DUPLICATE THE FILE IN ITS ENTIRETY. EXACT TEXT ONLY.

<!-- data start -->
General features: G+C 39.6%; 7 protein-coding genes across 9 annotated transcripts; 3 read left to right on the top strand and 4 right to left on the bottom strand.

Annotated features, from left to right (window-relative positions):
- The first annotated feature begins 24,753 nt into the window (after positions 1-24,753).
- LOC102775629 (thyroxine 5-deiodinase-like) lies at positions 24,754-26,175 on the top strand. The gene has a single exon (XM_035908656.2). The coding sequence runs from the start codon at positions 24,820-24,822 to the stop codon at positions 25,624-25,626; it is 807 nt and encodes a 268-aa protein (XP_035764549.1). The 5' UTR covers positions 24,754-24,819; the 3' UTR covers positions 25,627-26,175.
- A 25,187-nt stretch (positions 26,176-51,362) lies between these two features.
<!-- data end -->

General features: G+C 39.6%; 7 protein-coding genes across 9 annotated transcripts; 3 read left to right on the top strand and 4 right to left on the bottom strand.

Annotated features, from left to right (window-relative positions):
- The first annotated feature begins 24,753 nt into the window (after positions 1-24,753).
- LOC102775629 (thyroxine 5-deiodinase-like) lies at positions 24,754-26,175 on the top strand. The gene has a single exon (XM_035908656.2). The coding sequence runs from the start codon at positions 24,820-24,822 to the stop codon at positions 25,624-25,626; it is 807 nt and encodes a 268-aa protein (XP_035764549.1). The 5' UTR covers positions 24,754-24,819; the 3' UTR covers positions 25,627-26,175.
- A 25,187-nt stretch (positions 26,176-51,362) lies between these two features.